Music was a force of understanding and co-operation between different faiths and ideologies in the courts of two politically astute sixteenth century rulers—Emperor Akbar 1st of India and Elizabeth 1st of England—rulers both known for their use of tolerance as a force to strengthen and build their respective countries into leading forces on an increasingly connected world stage.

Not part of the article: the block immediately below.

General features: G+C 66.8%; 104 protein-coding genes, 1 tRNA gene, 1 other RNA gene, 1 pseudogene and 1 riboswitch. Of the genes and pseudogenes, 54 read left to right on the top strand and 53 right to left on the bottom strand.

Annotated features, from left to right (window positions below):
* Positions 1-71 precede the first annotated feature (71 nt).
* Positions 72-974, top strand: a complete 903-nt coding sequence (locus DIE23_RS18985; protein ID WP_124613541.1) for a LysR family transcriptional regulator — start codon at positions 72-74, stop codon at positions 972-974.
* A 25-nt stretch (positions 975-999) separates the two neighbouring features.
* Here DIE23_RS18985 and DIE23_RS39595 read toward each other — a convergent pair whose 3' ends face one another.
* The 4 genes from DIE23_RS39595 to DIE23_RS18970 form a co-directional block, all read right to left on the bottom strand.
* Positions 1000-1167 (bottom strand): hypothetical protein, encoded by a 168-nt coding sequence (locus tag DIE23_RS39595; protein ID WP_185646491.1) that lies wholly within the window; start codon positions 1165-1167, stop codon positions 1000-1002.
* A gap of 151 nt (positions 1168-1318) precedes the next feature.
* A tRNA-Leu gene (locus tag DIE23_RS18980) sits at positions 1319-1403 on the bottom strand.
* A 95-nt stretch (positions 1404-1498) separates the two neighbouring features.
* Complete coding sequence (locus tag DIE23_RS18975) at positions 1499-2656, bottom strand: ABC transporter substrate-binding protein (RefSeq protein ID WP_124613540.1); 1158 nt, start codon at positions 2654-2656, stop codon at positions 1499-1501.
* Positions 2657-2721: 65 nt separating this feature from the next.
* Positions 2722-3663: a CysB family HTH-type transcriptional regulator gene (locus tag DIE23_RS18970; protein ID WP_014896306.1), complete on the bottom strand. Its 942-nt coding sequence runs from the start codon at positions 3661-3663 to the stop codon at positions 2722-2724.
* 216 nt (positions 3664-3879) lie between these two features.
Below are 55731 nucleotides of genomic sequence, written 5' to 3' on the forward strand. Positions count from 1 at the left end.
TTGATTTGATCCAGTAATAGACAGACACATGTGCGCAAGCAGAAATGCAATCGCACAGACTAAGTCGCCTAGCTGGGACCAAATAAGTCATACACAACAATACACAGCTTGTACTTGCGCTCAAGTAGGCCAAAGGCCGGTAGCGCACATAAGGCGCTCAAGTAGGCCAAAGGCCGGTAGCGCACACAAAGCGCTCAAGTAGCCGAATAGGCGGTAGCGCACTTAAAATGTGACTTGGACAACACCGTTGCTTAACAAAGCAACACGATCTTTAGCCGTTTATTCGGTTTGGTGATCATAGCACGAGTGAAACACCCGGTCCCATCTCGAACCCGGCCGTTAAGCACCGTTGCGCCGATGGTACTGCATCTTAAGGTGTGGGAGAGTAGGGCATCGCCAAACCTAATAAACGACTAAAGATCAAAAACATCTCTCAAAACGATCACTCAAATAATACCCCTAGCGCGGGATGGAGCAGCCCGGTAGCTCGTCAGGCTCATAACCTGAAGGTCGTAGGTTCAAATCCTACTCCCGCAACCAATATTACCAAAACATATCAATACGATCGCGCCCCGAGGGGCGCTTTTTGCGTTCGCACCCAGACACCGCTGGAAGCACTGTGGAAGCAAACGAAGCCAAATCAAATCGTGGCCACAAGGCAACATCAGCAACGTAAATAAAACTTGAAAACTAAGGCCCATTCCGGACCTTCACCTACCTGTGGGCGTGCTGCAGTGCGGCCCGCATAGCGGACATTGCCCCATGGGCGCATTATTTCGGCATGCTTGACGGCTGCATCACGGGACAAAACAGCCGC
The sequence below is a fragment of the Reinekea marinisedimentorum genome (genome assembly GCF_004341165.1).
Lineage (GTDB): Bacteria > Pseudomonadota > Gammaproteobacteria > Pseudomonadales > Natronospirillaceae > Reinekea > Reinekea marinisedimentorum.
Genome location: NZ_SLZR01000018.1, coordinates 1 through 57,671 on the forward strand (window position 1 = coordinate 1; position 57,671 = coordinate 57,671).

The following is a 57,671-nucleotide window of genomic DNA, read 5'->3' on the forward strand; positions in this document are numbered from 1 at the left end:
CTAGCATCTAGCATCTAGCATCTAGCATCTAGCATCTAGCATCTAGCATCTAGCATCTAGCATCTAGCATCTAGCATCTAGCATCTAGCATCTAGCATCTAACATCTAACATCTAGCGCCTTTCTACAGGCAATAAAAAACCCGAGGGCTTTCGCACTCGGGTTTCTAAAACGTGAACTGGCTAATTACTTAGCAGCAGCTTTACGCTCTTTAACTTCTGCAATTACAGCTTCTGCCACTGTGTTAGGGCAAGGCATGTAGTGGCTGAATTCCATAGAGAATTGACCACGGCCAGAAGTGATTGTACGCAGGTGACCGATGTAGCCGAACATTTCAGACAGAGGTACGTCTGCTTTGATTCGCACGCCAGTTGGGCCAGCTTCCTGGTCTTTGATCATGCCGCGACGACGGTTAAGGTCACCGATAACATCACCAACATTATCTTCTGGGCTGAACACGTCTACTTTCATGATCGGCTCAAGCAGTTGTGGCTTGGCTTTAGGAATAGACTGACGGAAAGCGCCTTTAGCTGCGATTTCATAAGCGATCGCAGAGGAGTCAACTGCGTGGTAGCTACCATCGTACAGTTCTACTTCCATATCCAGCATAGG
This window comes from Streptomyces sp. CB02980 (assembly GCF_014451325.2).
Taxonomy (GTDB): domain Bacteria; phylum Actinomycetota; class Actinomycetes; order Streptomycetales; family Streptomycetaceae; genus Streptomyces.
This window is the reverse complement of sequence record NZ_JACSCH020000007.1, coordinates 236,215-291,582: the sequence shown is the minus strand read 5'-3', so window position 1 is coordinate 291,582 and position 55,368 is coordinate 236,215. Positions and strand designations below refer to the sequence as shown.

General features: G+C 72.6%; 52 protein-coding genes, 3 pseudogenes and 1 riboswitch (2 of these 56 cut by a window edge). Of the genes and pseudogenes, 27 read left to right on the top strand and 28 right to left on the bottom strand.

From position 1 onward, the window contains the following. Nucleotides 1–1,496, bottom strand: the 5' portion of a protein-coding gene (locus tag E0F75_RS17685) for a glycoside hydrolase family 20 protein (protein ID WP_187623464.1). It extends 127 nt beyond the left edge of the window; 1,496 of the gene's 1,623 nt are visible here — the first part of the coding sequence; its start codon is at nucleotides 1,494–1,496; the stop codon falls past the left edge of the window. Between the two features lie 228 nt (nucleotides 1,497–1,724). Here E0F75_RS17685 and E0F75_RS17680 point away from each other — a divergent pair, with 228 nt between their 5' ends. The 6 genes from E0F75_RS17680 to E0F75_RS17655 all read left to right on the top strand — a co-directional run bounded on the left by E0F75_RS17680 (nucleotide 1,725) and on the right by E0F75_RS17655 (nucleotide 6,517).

“The passion as a music genre achieve prominence in North Germany during the mid-Baroque, though its history extends well back in the Middle Ages, from which time there are examples in plainchant. Bach’s masterpieces are among the last. Individual singers in the St. John Passion take the roles of the characters in the story (Jesus, Pontius Pilate, etc). There is always an angry crowd, the turba judaeorum, urging crucifixion. The evangelist narrates the story. In the Bach passions, the story is told largely in recitative with short interjections by the cours. The aris reflect on the vents that have transpired; the chorales are affirmations of faith from the congregation. What is exceptional about the many chorales is the way bach harmonizes them to cast each text in the atmosphere appropriate to the surrounding drama. Bach wrote these works knowing that he would be able to engage virtuoso instrumentalists for this Easter week performances, such that there is important solo work for gamba, lute, woodwinds, and individual string players.”